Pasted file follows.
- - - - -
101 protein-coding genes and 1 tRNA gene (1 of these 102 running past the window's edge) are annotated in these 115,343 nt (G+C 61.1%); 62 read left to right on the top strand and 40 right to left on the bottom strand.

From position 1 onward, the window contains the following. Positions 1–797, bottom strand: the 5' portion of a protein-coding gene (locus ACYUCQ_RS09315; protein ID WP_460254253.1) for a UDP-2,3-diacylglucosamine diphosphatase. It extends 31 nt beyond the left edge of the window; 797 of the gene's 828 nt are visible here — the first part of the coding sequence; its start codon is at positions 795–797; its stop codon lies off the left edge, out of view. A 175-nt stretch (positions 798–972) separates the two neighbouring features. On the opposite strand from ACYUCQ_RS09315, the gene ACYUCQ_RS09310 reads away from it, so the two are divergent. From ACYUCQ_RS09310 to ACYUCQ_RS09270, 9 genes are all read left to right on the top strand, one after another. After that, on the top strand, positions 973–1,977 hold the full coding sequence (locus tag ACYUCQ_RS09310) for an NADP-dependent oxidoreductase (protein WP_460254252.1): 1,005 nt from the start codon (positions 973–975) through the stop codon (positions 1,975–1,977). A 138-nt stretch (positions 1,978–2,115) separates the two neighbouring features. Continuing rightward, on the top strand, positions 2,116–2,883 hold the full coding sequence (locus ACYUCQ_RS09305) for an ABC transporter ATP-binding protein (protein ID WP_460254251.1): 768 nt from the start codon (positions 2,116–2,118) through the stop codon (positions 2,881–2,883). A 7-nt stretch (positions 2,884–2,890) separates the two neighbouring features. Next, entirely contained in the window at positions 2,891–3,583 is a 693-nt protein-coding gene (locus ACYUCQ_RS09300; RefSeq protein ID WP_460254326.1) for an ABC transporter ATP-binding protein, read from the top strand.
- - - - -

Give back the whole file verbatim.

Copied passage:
101 protein-coding genes and 1 tRNA gene (1 of these 102 running past the window's edge) are annotated in these 115,343 nt (G+C 61.1%); 62 read left to right on the top strand and 40 right to left on the bottom strand.

From position 1 onward, the window contains the following. Positions 1–797, bottom strand: the 5' portion of a protein-coding gene (locus ACYUCQ_RS09315; protein ID WP_460254253.1) for a UDP-2,3-diacylglucosamine diphosphatase. It extends 31 nt beyond the left edge of the window; 797 of the gene's 828 nt are visible here — the first part of the coding sequence; its start codon is at positions 795–797; its stop codon lies off the left edge, out of view. A 175-nt stretch (positions 798–972) separates the two neighbouring features. On the opposite strand from ACYUCQ_RS09315, the gene ACYUCQ_RS09310 reads away from it, so the two are divergent. From ACYUCQ_RS09310 to ACYUCQ_RS09270, 9 genes are all read left to right on the top strand, one after another. After that, on the top strand, positions 973–1,977 hold the full coding sequence (locus tag ACYUCQ_RS09310) for an NADP-dependent oxidoreductase (protein WP_460254252.1): 1,005 nt from the start codon (positions 973–975) through the stop codon (positions 1,975–1,977). A 138-nt stretch (positions 1,978–2,115) separates the two neighbouring features. Continuing rightward, on the top strand, positions 2,116–2,883 hold the full coding sequence (locus ACYUCQ_RS09305) for an ABC transporter ATP-binding protein (protein ID WP_460254251.1): 768 nt from the start codon (positions 2,116–2,118) through the stop codon (positions 2,881–2,883). A 7-nt stretch (positions 2,884–2,890) separates the two neighbouring features. Next, entirely contained in the window at positions 2,891–3,583 is a 693-nt protein-coding gene (locus ACYUCQ_RS09300; RefSeq protein ID WP_460254326.1) for an ABC transporter ATP-binding protein, read from the top strand.